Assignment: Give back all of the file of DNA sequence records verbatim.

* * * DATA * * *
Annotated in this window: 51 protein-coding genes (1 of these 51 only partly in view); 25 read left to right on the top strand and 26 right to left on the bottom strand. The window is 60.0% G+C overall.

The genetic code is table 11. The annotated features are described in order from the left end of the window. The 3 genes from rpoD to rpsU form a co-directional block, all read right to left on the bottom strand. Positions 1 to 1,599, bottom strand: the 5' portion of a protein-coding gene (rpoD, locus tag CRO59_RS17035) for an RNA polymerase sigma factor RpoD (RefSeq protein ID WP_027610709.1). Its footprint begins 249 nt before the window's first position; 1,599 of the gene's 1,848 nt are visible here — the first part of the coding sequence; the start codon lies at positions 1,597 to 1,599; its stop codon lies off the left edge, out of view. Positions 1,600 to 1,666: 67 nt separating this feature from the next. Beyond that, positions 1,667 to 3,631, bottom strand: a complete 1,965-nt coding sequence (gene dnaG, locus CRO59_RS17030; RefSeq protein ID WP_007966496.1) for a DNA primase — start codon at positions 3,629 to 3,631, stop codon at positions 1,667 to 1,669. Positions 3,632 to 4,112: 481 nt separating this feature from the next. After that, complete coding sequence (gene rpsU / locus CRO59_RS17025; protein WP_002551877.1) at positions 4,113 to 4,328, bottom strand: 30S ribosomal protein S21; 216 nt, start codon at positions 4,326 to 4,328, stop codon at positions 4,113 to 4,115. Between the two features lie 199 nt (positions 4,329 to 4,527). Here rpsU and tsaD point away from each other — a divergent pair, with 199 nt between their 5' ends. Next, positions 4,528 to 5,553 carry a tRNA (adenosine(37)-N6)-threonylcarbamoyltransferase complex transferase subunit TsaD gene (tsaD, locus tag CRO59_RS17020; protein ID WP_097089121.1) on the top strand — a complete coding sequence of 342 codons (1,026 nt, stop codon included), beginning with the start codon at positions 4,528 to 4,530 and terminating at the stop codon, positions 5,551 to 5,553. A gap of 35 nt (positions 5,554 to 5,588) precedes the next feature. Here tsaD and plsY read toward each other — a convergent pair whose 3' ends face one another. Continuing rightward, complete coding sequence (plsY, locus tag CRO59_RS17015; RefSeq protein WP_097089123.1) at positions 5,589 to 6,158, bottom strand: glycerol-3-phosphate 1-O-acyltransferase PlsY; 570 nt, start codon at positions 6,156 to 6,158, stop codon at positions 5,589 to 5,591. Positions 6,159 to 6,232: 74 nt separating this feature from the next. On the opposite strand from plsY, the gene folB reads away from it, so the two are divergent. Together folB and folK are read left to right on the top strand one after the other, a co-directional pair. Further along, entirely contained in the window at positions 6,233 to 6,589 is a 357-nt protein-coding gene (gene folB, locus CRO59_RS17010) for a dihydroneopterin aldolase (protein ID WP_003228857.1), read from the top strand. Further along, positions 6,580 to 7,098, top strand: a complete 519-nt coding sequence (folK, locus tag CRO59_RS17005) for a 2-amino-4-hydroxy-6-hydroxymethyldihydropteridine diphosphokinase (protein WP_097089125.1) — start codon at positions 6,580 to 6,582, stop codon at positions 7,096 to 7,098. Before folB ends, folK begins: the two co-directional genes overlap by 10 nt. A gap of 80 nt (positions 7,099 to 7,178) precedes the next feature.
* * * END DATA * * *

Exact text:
Annotated in this window: 51 protein-coding genes (1 of these 51 only partly in view); 25 read left to right on the top strand and 26 right to left on the bottom strand. The window is 60.0% G+C overall.

The genetic code is table 11. The annotated features are described in order from the left end of the window. The 3 genes from rpoD to rpsU form a co-directional block, all read right to left on the bottom strand. Positions 1 to 1,599, bottom strand: the 5' portion of a protein-coding gene (rpoD, locus tag CRO59_RS17035) for an RNA polymerase sigma factor RpoD (RefSeq protein ID WP_027610709.1). Its footprint begins 249 nt before the window's first position; 1,599 of the gene's 1,848 nt are visible here — the first part of the coding sequence; the start codon lies at positions 1,597 to 1,599; its stop codon lies off the left edge, out of view. Positions 1,600 to 1,666: 67 nt separating this feature from the next. Beyond that, positions 1,667 to 3,631, bottom strand: a complete 1,965-nt coding sequence (gene dnaG, locus CRO59_RS17030; RefSeq protein ID WP_007966496.1) for a DNA primase — start codon at positions 3,629 to 3,631, stop codon at positions 1,667 to 1,669. Positions 3,632 to 4,112: 481 nt separating this feature from the next. After that, complete coding sequence (gene rpsU / locus CRO59_RS17025; protein WP_002551877.1) at positions 4,113 to 4,328, bottom strand: 30S ribosomal protein S21; 216 nt, start codon at positions 4,326 to 4,328, stop codon at positions 4,113 to 4,115. Between the two features lie 199 nt (positions 4,329 to 4,527). Here rpsU and tsaD point away from each other — a divergent pair, with 199 nt between their 5' ends. Next, positions 4,528 to 5,553 carry a tRNA (adenosine(37)-N6)-threonylcarbamoyltransferase complex transferase subunit TsaD gene (tsaD, locus tag CRO59_RS17020; protein ID WP_097089121.1) on the top strand — a complete coding sequence of 342 codons (1,026 nt, stop codon included), beginning with the start codon at positions 4,528 to 4,530 and terminating at the stop codon, positions 5,551 to 5,553. A gap of 35 nt (positions 5,554 to 5,588) precedes the next feature. Here tsaD and plsY read toward each other — a convergent pair whose 3' ends face one another. Continuing rightward, complete coding sequence (plsY, locus tag CRO59_RS17015; RefSeq protein WP_097089123.1) at positions 5,589 to 6,158, bottom strand: glycerol-3-phosphate 1-O-acyltransferase PlsY; 570 nt, start codon at positions 6,156 to 6,158, stop codon at positions 5,589 to 5,591. Positions 6,159 to 6,232: 74 nt separating this feature from the next. On the opposite strand from plsY, the gene folB reads away from it, so the two are divergent. Together folB and folK are read left to right on the top strand one after the other, a co-directional pair. Further along, entirely contained in the window at positions 6,233 to 6,589 is a 357-nt protein-coding gene (gene folB, locus CRO59_RS17010) for a dihydroneopterin aldolase (protein ID WP_003228857.1), read from the top strand. Further along, positions 6,580 to 7,098, top strand: a complete 519-nt coding sequence (folK, locus tag CRO59_RS17005) for a 2-amino-4-hydroxy-6-hydroxymethyldihydropteridine diphosphokinase (protein WP_097089125.1) — start codon at positions 6,580 to 6,582, stop codon at positions 7,096 to 7,098. Before folB ends, folK begins: the two co-directional genes overlap by 10 nt. A gap of 80 nt (positions 7,099 to 7,178) precedes the next feature.